Editor’s Note: this was first published in the fall/winter 2014/5 issue of The Islamic Monthly
The recent dust-up involving notorious “new atheist” Sam Harris and popular anti-religionist HBO comedian Bill Maher, on the one hand, and popular movie star Ben Affleck, on the other, has reopened debate that first came to the public fore in the immediate wake of 9/11: Is Islam inherently violent or inherently incompatible for contemporary liberal political norms? Is it, in the words of Harris, “the mother lode of bad ideas” in today’s world? If it is, then it would seem that public intellectuals who fail to denounce it — as they did in the case of communism or fascism — are failing in their obligations as intellectuals in fundamental ways. Affleck’s response was that the position advocated by Harris and Maher is dangerous insofar as it threatens to stereotype, marginalize and even dehumanize almost a fifth of humanity and is deeply wrong insofar as neither Harris nor Maher can claim to know the content of Islamic teachings on these various issues in an authoritative fashion.
Affleck’s response is correct as far as it goes, but it does not respond to the charges laid by Harris and Maher: If in fact Islam is as they describe, should the propriety of our response to those terrible ideas be influenced by the quantity of the number of people in the world holding them? Indeed, one might say that to the extent profoundly destructive ideas have a grip on larger (rather than smaller) numbers of people, the responsibility to denounce such ideas becomes even more pressing. Likewise, saying that their description of Islamic doctrines is reductionist is not responsive to the legitimate concern that certainly some Muslims hold to the doctrines that Harris and Maher criticize, nor does it provide an answer to the question that many people genuinely wish to know, namely, what is the content of authoritative Islamic teaching regarding a familiar range of contentious issues that are held to be important by mainstream liberals? Affleck’s response implies that the only way we can legitimately know Islamic doctrine so we may responsibly criticize it is to engage in a rigorous empirical examination of what actual Muslims believe and how actual Muslims act. Such an empirical investigation, at its extreme, would require surveying of millions of Muslim individuals all over the world before conclusions about Islam could be reached. Not only would such a study be practically impossible, we generally don’t demand such precision in empirical studies before we accept the results of social scientific studies, even if we realize that the conclusions that can be drawn from such studies are, by their nature, incomplete, tentative and open to methodological criticisms.
Reza Aslan, who was not on the show, also intervened in the debate, dismissing Maher’s comments as evidencing a lack of “sophistication” with respect to religion. Aslan, while correct to point out mainstream media’s consistent conflation of the actions of particular Muslim countries with the practices of all Muslim countries generally, also fails to respond to the core of Maher and Harris’ argument. Their position, ultimately, is that while it may be true that most or a large proportion of Muslims do not engage in the conduct that is generally condemned as “extremist,” it is nevertheless the case that such practices are often a normative part of Islamic teachings. Stoning of adulterers, of course, is only one such example. Aslan, however, is not interested in discussing the normative content of Islam or even other religions, asserting that there is no connection between formal doctrine and conduct, thereby reducing religion into purely a reflection of non-religious factors. Thus, instead of responding to Maher and Harris’ claim about the illiberal content of Islamic teachings, he instead dismisses that critique as irrelevant, while maintaining studious silence on the contents of orthodox Muslim belief.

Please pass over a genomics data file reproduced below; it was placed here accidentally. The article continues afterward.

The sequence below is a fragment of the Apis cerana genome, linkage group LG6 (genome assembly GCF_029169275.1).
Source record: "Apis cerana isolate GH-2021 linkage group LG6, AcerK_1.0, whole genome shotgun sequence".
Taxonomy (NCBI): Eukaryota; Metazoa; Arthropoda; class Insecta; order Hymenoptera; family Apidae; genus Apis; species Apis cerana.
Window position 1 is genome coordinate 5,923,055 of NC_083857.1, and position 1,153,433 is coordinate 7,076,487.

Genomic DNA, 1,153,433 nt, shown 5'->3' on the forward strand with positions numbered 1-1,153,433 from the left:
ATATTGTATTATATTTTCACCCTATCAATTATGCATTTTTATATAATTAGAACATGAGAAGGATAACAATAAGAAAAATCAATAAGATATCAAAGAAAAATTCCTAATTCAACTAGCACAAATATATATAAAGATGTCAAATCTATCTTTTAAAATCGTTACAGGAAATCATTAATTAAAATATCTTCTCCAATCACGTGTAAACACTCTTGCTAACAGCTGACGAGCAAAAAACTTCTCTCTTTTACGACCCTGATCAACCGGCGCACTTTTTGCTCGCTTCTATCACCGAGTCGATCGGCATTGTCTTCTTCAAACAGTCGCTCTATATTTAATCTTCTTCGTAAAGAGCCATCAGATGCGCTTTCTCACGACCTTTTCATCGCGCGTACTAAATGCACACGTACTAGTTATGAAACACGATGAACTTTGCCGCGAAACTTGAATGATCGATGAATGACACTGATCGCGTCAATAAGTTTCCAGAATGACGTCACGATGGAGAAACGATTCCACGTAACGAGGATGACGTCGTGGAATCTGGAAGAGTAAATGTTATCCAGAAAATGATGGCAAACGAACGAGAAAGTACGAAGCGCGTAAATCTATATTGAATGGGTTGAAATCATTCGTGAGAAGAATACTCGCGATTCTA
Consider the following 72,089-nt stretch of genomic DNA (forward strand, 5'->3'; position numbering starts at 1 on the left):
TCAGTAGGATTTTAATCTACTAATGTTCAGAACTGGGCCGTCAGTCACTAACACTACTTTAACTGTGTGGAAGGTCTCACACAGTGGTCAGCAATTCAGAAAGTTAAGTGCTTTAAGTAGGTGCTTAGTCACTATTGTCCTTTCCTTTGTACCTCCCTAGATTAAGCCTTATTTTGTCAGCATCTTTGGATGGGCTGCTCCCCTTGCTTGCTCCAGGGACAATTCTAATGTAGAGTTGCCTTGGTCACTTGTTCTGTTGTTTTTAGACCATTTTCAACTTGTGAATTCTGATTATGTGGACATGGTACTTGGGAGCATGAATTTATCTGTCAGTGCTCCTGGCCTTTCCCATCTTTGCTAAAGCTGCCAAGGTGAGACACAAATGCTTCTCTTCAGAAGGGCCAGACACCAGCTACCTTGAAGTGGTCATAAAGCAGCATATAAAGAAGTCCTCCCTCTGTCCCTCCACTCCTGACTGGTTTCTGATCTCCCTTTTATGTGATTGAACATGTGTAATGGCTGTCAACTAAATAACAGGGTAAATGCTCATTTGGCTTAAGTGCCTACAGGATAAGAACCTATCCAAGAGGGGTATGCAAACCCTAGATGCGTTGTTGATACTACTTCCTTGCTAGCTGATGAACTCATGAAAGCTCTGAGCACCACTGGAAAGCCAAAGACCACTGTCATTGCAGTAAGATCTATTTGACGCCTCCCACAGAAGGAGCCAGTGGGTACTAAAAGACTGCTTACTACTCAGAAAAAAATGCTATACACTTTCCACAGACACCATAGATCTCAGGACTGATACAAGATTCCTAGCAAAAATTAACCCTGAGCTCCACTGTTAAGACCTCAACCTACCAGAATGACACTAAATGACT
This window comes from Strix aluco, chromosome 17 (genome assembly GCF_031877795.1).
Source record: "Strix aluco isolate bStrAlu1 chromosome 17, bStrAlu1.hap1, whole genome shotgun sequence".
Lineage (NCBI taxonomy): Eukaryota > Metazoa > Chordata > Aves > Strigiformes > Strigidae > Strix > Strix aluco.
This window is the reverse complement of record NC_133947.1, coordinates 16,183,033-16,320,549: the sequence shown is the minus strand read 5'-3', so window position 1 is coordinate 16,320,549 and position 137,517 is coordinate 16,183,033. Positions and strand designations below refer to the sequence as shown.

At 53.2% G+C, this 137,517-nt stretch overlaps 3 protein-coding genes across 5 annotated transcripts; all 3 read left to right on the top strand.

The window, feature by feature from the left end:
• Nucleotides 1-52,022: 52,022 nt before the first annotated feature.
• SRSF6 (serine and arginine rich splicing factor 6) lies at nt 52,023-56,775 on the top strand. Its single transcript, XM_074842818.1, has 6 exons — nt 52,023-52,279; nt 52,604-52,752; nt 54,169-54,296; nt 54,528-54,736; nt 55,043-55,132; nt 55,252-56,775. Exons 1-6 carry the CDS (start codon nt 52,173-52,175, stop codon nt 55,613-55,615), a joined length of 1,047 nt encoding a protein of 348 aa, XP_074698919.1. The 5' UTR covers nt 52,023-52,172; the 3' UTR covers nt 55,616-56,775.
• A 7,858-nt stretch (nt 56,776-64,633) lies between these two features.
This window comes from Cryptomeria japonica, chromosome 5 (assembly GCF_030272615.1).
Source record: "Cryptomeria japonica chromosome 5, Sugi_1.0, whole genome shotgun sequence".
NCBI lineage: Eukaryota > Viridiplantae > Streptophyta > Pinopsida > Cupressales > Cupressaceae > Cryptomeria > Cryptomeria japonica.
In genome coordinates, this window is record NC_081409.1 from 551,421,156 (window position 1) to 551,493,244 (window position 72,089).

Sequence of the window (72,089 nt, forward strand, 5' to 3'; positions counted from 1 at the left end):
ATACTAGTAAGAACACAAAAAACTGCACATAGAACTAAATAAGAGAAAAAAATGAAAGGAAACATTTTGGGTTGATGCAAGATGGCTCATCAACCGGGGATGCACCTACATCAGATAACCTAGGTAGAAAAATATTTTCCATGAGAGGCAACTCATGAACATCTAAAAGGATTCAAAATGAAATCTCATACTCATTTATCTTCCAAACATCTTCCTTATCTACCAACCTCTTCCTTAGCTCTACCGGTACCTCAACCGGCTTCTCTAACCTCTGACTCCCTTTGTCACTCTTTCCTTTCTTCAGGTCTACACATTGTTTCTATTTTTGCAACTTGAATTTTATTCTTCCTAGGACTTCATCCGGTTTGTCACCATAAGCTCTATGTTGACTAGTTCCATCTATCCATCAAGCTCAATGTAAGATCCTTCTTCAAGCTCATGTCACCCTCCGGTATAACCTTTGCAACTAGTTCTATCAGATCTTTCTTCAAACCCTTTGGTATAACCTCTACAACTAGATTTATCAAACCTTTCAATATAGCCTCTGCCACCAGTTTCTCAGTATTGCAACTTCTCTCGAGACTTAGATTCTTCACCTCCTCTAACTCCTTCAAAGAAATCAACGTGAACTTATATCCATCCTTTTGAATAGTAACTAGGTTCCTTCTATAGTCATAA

To take up Harris’ claim that Islam is “the mother lode of bad ideas,” I would say that if such a claim is true, in fact, it is trivially so. The same point can be said about any tradition of thought, particularly, one that originated in late antiquity and has survived into modernity. It is a trivial exercise to pick up standard works of Islamic law and find ideas that are repugnant to the modern world. But, it is also a trivial exercise to pick up classics of Western philosophy and law and find the same thing. Even Thomas Jefferson the most egalitarian of America’s founders, expressed views on gender equality that would disqualify him today from entering public office, or might even get him dismissed from a public office were he to express them openly. In this respect, Maher and Harris reflect the all too common historical amnesia common among liberals, who are too quick to forget the recentness of the egalitarian achievements of the liberal West — many of which only came into existence as part of the post-World War II settlement and have yet to become settled social realities, even among the relatively privileged — and too slow to acknowledge the radical changes that have taken place in most Muslim countries and even Islamic discourse regarding issues such as gender equality over the last one hundred years.
Why can’t non-Muslims such as Maher or Harris recognize these changes? Perhaps for the same reason that even Muslims can’t: The profound weakness, or even the non-existence, of a credible institutional expression of Islamic teachings in the modern world means there is no objective source from which an outsider (or even Muslims) can know what authoritative Islamic teaching is. In the absence of such an expression, one can hardly blame non-Muslims — who wish to “know” what Muslims believe — for turning to the same sources that Muslims themselves do, such as pre-modern treatises of Islamic law that continue to be taught in seminaries in the Muslim world and are also translated and studied by Muslims in the West. It ought to come as no surprise then that Islamophobes, such as the Center for Security Policy, often cite passages from works like The Reliance of the Traveller as proof of the subversiveness of Muslim attachments to sharia. It makes no difference that modern Muslims may dismiss many of the rules found in such texts as not representative of their own views, or perhaps reflecting an Islamic teaching that might have been appropriate in a previous age but is not appropriate now; in fact, if a Muslim makes such a claim, he might be dismissed as engaging in taqiyya, or dissimulation of “true” Islamic teachings in an effort to protect Islam or spread it among unsuspecting non-Muslims.